The Deathly Embrace: Orientalism and Asian American Identity

By Sheng-Mei Ma | Go to book overview

CHAPTER FIVE
The Chinese Siamese Cat
Chinoiserie and Ethnic Stereotypes

I was never able to precisely describe my discomfort with Amy Tan until I chanced upon her children's books — The Moon Lady (1992) and The Chinese Siamese Cat (1994), both illustrated by Gretchen Schields. Schields's graphics are an amalgamation of the style of chinoiserie, on the one hand, and of ethnic stereotypes of Chinese, on the other. Both sources for Schields's creation are Orientalized images of China. Chinoiserie idealizes Cathay, a mythic China; ethnic stereotypes demonize Chinese. The representation of China is hence polarized between two frozen moments — a timeless golden age of ritualistic festivity and a debased recent past of the Ching dynasty. The contradiction between the two Chinas recalls the coexistence of Charlie Chan, the good and entertaining detective, and Fu Manchu, the evil Oriental, in American popular culture. The West simplifies the other in stark black-and-white contrasts in order to situate itself squarely in the middle, resisting the evil heathens while aided by the loyal Asian servant. The female counterparts to the two archetypal males are the geisha Madame Butterfly, eager to please, and the Dragon Lady, eager to displease.

This chapter contends that Amy Tan partakes in the creation of a new, “alternative” Orientalism. To prove this, Schields's illustrations provide a starting point because the paintings embody what lies behind Tan's mass appeal. Tan is actually in an inextricable double bind. Having grown up in the 1960s when an ethnic consciousness movement permeated the United States, particularly her home city of San Francisco, Tan must have felt compelled to come to terms with the issue of ethnicity as an eminent

-95-

Notes for this page

Add a new note
If you are trying to select text to create highlights or citations, remember that you must now click or tap on the first word, and then click or tap on the last word.
One moment ...
Default project is now your active project.
Project items

Items saved from this book

This book has been saved
Highlights (0)
Some of your highlights are legacy items.

Highlights saved before July 30, 2012 will not be displayed on their respective source pages.

You can easily re-create the highlights by opening the book page or article, selecting the text, and clicking “Highlight.”

Citations (0)
Some of your citations are legacy items.

Any citation created before July 30, 2012 will labeled as a “Cited page.” New citations will be saved as cited passages, pages or articles.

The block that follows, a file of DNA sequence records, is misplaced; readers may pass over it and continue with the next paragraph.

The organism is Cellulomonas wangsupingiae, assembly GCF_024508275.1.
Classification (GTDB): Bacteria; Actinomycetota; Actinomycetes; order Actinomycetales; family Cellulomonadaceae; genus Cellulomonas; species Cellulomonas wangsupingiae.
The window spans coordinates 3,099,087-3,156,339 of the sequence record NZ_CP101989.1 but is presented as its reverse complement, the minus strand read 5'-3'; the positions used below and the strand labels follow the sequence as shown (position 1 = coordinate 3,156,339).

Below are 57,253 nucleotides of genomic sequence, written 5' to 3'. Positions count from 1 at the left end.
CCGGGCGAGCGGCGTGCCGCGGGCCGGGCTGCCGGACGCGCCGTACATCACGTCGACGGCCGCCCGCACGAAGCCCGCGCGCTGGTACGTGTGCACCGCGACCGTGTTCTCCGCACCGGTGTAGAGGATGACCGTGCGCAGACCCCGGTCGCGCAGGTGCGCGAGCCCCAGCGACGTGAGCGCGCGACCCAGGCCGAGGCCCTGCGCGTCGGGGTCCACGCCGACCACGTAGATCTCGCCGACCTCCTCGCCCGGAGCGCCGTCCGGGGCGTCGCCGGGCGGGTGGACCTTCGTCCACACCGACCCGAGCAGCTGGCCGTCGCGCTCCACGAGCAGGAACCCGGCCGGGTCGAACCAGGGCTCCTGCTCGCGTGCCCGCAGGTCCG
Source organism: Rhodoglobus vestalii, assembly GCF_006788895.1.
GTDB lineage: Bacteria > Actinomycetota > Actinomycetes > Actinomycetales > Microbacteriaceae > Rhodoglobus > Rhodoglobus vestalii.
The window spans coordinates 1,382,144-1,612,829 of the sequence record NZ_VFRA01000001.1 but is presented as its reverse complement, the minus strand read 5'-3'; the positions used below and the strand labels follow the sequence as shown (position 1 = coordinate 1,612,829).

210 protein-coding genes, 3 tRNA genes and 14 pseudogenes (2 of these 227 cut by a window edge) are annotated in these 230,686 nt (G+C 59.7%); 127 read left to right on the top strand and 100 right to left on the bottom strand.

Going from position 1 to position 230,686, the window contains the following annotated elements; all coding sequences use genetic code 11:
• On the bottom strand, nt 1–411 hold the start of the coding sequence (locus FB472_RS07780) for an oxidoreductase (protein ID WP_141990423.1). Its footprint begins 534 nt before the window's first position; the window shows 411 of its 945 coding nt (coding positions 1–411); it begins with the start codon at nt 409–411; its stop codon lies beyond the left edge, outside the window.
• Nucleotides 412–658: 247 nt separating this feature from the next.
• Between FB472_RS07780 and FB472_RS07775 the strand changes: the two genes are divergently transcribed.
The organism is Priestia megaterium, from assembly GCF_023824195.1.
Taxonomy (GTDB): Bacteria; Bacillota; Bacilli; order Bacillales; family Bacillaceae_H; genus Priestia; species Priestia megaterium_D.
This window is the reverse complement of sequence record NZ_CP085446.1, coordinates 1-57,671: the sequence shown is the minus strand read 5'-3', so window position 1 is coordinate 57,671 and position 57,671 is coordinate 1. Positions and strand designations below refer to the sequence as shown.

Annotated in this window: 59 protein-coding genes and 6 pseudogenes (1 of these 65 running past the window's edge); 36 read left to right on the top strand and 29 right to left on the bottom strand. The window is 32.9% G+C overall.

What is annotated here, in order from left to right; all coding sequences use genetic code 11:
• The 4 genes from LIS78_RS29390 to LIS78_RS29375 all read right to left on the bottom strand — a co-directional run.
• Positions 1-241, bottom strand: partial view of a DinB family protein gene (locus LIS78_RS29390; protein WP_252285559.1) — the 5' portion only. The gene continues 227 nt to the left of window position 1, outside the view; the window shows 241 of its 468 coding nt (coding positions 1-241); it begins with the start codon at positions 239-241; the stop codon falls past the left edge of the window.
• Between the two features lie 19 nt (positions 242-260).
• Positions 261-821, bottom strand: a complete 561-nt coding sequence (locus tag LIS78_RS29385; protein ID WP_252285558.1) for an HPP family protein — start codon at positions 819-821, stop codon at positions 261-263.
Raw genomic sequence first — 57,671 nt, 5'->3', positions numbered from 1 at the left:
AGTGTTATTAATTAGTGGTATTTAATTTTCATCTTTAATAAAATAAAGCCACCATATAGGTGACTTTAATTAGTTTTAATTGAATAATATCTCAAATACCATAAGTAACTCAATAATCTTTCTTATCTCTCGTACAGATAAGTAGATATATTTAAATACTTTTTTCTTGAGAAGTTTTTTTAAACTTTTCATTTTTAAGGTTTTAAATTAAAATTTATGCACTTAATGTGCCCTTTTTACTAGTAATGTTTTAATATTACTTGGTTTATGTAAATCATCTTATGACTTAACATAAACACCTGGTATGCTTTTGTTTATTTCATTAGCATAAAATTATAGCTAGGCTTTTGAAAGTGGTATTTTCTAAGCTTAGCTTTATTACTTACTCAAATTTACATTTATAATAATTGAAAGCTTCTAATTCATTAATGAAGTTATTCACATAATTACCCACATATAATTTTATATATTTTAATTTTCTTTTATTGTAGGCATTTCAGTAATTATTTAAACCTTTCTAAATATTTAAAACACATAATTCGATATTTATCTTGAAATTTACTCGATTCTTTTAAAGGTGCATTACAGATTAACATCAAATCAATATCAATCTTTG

We also added the ability to view new citations from your projects or the book or article where you created them.

Notes (0)
Bookmarks (0)

You have no saved items from this book

Project items include:
  • Saved book/article
  • Highlights
  • Quotes/citations
  • Notes
  • Bookmarks
Notes
Cite this page

Cited page

Style
Citations are available only to our active members.
Sign up now to cite pages or passages in MLA, APA and Chicago citation styles.

(Einhorn, 1992, p. 25)

(Einhorn 25)

1

1. Lois J. Einhorn, Abraham Lincoln, the Orator: Penetrating the Lincoln Legend (Westport, CT: Greenwood Press, 1992), 25, http://www.questia.com/read/27419298.

Cited page

Bookmark this page
The Deathly Embrace: Orientalism and Asian American Identity
Table of contents

Table of contents

Settings

Settings

Typeface
Text size Smaller Larger Reset View mode
Search within

Search within this book

Look up

Look up a word

  • Dictionary
  • Thesaurus
Please submit a word or phrase above.
Print this page

Print this page

Why can't I print more than one page at a time?

Help
Full screen
/ 185

matching results for page

    Questia reader help

    How to highlight and cite specific passages

    1. Click or tap the first word you want to select.
    2. Click or tap the last word you want to select, and you’ll see everything in between get selected.
    3. You’ll then get a menu of options like creating a highlight or a citation from that passage of text.

    OK, got it!

    Cited passage

    Style
    Citations are available only to our active members.
    Sign up now to cite pages or passages in MLA, APA and Chicago citation styles.

    "Portraying himself as an honest, ordinary person helped Lincoln identify with his audiences." (Einhorn, 1992, p. 25).

    "Portraying himself as an honest, ordinary person helped Lincoln identify with his audiences." (Einhorn 25)

    "Portraying himself as an honest, ordinary person helped Lincoln identify with his audiences."1

    1. Lois J. Einhorn, Abraham Lincoln, the Orator: Penetrating the Lincoln Legend (Westport, CT: Greenwood Press, 1992), 25, http://www.questia.com/read/27419298.

    Cited passage

    Thanks for trying Questia!

    Please continue trying out our research tools, but please note, full functionality is available only to our active members.

    Your work will be lost once you leave this Web page.

    For full access in an ad-free environment, sign up now for a FREE, 1-day trial.

    Already a member? Log in now.